“Grab ‘em by the pussy.”
As I type the words, my stomach churns and I feel ill. I’m immediately brought back to a time in my life I don’t dwell upon, yet is so much a part of me that I cannot deny it’s existence. I don’t want to write this, to share these words with complete strangers, but for my daughter’s sake... I have to.
I was 16 years old, a junior in high school, and an optimistic, happy soul. To this day, I remember EXACTLY what I was wearing. Blue jeans and a T-shirt. Nothing that would draw a lot of attention to myself, as that has never been my motive. Standing in a crowd of teenagers to purchase prom tickets, I waited patiently for my turn. It was chaos. No teachers or administrators overseeing the process, just a bunch of hormonal youngsters gathered around a card table with cash in hand desperately trying to purchase the piece of paper that would ensure their entrance to one of the biggest nights of their lives. There was a sense of tension in the air as the lunch period was ending, and there seemed to be more prom-goers than tickets.
Clutching my messenger bag in front of me, protecting my cash and car keys as my mother always taught me, I feel the warmth of his body behind mine. Laughter ensues as I hear a male voice say, “C’mon dude, just do it.” The touch of his hands on my backside first, then fondling his way around my hip towards my stomach and under my shirt before I turn around and slap his arm away.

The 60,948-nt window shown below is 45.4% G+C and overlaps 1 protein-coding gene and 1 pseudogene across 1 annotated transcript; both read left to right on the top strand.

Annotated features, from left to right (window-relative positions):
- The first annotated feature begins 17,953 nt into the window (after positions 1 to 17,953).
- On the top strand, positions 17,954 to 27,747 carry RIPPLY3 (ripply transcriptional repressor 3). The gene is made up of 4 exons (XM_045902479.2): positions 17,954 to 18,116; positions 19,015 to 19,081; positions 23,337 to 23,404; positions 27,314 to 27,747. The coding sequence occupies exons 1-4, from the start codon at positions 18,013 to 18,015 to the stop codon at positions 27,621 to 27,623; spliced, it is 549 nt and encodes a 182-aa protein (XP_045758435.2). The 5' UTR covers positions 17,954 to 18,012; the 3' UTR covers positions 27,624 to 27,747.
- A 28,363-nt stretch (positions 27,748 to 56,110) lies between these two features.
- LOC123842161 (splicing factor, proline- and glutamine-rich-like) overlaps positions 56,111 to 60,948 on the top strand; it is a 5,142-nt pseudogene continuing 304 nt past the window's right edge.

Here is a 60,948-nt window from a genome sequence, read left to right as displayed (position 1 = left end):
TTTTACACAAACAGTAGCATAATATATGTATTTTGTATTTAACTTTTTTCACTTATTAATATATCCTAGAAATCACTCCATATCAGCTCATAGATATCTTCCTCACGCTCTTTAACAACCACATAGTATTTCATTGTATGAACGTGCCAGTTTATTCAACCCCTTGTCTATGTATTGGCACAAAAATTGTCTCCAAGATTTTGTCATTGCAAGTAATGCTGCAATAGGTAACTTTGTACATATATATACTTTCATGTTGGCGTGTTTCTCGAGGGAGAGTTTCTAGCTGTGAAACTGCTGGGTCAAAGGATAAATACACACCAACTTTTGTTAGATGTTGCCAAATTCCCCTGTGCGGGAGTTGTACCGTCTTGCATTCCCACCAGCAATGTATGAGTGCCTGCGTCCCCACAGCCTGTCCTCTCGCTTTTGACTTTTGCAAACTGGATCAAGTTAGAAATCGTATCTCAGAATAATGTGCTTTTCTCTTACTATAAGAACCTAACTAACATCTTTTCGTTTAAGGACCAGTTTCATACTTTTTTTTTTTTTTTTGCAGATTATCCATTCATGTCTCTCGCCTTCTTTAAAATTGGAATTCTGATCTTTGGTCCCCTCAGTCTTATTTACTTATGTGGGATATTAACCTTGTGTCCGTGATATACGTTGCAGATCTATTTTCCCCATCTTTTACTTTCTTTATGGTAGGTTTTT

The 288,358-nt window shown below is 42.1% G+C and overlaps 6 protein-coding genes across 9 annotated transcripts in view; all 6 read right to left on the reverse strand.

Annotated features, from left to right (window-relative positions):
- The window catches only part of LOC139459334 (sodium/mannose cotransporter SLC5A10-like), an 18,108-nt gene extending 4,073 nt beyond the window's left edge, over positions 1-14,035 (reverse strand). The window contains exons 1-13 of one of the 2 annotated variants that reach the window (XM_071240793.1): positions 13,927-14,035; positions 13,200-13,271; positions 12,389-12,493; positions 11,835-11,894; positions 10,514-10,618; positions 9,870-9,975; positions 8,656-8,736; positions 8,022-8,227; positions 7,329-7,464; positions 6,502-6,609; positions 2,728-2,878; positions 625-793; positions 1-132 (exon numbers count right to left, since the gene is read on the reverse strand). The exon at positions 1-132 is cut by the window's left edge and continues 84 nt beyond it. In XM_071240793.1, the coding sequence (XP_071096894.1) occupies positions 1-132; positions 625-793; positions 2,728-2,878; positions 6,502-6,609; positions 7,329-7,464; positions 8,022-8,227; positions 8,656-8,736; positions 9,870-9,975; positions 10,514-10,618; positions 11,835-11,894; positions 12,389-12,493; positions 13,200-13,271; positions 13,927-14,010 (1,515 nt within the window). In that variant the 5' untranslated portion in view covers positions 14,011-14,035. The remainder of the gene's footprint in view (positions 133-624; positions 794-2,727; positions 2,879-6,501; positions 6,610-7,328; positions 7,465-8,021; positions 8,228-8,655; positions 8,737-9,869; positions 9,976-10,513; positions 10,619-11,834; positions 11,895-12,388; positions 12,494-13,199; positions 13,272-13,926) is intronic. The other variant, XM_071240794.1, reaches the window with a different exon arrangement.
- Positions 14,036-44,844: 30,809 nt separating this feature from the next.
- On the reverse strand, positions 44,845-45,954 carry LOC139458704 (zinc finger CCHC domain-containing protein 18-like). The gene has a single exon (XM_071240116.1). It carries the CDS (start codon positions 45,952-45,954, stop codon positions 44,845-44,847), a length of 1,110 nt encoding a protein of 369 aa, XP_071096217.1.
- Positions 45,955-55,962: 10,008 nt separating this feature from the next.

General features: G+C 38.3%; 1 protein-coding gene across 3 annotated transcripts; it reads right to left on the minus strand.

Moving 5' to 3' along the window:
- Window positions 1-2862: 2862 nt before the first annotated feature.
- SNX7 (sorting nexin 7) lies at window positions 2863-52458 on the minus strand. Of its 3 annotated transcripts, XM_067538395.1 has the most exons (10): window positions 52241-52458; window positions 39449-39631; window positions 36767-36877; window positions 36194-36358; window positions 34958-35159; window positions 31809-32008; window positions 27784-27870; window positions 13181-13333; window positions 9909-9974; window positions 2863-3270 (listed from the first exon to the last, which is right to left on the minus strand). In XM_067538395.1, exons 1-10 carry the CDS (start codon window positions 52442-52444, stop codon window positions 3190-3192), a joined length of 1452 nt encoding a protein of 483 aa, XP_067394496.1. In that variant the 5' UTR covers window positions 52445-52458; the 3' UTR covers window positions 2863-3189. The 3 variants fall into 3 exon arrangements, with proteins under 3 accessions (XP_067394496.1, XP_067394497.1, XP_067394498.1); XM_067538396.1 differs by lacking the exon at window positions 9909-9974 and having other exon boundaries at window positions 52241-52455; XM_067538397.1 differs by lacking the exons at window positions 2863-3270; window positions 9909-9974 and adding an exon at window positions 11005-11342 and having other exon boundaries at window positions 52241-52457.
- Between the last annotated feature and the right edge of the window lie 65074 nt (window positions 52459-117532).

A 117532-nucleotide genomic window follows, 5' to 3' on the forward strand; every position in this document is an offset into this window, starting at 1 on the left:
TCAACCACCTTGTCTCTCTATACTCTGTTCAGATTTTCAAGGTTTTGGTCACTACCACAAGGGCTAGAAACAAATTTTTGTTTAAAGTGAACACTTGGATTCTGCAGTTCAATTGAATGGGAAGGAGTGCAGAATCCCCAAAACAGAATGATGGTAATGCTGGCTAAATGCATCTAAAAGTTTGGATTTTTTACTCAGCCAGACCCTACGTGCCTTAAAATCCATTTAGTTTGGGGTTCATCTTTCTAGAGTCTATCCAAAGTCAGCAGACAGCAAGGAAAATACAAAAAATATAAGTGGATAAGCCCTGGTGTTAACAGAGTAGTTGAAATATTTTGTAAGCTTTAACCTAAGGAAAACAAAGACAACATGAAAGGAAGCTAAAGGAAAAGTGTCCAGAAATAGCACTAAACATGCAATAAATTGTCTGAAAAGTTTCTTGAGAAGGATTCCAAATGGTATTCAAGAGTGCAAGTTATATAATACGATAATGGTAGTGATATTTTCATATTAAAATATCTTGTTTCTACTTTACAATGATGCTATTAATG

Our eyes meet, and I recognize his face. A football player who I thought was my friend. His accomplice an acquaintance, but known around school for his popularity. The assailant is smiling at me, then looks over at his friend. They give each other a high five.
My heart is racing, I feel tears well up in my eyes. I want to run, but I’m not going to let them win. I have every right to be there. To buy my tickets without being sexually assaulted. I have a chat with myself, reminding the scared little girl inside to be strong. Don’t run. Stand your ground.
As this internal dialogue goes on in my head, I feel hands upon me again. This time the hands feel different, more aggressive. Turning around I scream, “Stop!” This time it’s the popular friend. He laughs at my anger. People in all directions stare at me. As someone who doesn’t like attention, this is my worst nightmare. Or rather, being the center of attention was my worst nightmare, before I was sexually assaulted.
I force my way to the front of the pack and quickly hand over my cash and grab my prom tickets. I make a dash for the bathroom, where I get sick. I wanted to stay in that bathroom for the rest of my life. I didn’t want to face what would come in just a matter of minutes. Biology class with my assaulter.
Washing my face and gargling water to get rid of the taste of bile from my mouth, I desperately want to go home. I want to shower, change clothes, get rid of this feeling of disgust that has encompassed my body. I want to take a time-machine and go back five hours prior, and stay home from school that day.
That day, I became a statistic. Nearly one in five women report being a victim of a sexual crime. I’m one of those women. I was never the same after that day. I went from a happy-go-lucky teenager to a girl who experienced feelings beyond her years: shame, depression, anxiety. Never again would I feel comfortable in a crowd of people. Never again would I fully trust male friends, even if I had known them my whole life. I looked at my brothers differently. I made sure to always have my back against a wall at school if I wasn’t in a seat. Chaos was my enemy as it brought up too many variables. I longed for structure in the classroom, and an “open period” brought on anxiety and fear. I skipped pep rallies or any other large gathering where students could roam freely. I packed snacks for lunch or would skip it altogether so I wouldn’t have to stand in line. My every move became calculated and planned.